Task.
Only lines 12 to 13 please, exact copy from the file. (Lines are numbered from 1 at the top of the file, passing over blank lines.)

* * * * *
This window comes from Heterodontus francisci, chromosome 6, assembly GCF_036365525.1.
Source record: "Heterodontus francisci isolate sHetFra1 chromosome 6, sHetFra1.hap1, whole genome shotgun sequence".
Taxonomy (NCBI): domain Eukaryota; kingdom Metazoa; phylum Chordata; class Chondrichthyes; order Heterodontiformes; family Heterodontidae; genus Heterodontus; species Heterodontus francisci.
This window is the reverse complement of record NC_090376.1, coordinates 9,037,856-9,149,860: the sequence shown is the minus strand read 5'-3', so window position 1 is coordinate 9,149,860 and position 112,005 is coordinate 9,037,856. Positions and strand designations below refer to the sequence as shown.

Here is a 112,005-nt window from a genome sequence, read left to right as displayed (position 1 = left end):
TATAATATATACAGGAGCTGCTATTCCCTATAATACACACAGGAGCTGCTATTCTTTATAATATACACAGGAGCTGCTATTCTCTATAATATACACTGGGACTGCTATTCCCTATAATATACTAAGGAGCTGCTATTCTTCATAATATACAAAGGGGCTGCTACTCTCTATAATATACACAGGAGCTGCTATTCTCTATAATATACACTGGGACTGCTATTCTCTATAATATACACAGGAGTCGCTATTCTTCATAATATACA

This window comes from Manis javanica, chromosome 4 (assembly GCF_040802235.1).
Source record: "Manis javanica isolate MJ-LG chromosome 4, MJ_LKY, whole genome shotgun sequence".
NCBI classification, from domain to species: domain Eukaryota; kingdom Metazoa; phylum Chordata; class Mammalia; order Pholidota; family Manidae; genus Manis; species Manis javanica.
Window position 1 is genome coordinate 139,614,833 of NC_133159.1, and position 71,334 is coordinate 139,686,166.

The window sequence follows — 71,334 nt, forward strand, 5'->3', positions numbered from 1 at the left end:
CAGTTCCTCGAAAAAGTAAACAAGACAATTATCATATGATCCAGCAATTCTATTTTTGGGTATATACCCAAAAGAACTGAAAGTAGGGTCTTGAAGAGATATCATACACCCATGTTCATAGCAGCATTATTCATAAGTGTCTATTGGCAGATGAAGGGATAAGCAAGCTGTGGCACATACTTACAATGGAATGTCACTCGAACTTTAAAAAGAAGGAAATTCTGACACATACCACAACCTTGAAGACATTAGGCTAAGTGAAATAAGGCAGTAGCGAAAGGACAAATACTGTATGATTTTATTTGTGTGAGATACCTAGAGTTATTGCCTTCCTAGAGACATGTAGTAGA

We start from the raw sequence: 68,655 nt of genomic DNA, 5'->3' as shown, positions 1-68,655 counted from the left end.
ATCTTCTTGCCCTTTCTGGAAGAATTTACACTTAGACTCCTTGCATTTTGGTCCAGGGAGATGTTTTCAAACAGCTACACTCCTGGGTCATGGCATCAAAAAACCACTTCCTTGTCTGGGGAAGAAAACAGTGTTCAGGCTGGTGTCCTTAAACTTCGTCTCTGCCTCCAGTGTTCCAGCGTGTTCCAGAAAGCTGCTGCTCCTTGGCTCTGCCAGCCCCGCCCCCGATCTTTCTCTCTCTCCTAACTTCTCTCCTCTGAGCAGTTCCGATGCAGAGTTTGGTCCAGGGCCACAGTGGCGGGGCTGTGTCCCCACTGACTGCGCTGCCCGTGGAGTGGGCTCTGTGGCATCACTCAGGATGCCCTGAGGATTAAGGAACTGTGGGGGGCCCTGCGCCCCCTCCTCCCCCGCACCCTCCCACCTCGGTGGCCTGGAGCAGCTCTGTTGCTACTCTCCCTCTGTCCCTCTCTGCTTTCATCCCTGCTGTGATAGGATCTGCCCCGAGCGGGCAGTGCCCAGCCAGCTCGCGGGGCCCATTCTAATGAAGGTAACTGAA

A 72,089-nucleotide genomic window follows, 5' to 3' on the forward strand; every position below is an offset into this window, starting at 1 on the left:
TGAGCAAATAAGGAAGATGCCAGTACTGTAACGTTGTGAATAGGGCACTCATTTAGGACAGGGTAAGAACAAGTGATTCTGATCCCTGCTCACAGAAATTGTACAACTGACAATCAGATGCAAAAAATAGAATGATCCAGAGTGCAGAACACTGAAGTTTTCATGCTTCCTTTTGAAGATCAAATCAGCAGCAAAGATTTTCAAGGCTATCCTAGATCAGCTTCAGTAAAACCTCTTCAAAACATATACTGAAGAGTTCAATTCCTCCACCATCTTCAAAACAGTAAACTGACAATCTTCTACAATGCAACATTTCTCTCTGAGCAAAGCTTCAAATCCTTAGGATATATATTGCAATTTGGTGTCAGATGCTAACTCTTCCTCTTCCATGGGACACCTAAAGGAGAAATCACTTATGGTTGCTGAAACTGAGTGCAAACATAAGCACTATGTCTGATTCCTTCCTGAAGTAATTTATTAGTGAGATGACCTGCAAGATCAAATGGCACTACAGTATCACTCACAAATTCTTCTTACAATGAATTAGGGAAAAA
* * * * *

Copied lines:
CAGTTCCTCGAAAAAGTAAACAAGACAATTATCATATGATCCAGCAATTCTATTTTTGGGTATATACCCAAAAGAACTGAAAGTAGGGTCTTGAAGAGATATCATACACCCATGTTCATAGCAGCATTATTCATAAGTGTCTATTGGCAGATGAAGGGATAAGCAAGCTGTGGCACATACTTACAATGGAATGTCACTCGAACTTTAAAAAGAAGGAAATTCTGACACATACCACAACCTTGAAGACATTAGGCTAAGTGAAATAAGGCAGTAGCGAAAGGACAAATACTGTATGATTTTATTTGTGTGAGATACCTAGAGTTATTGCCTTCCTAGAGACATGTAGTAGA

We start from the raw sequence: 68,655 nt of genomic DNA, 5'->3' as shown, positions 1-68,655 counted from the left end.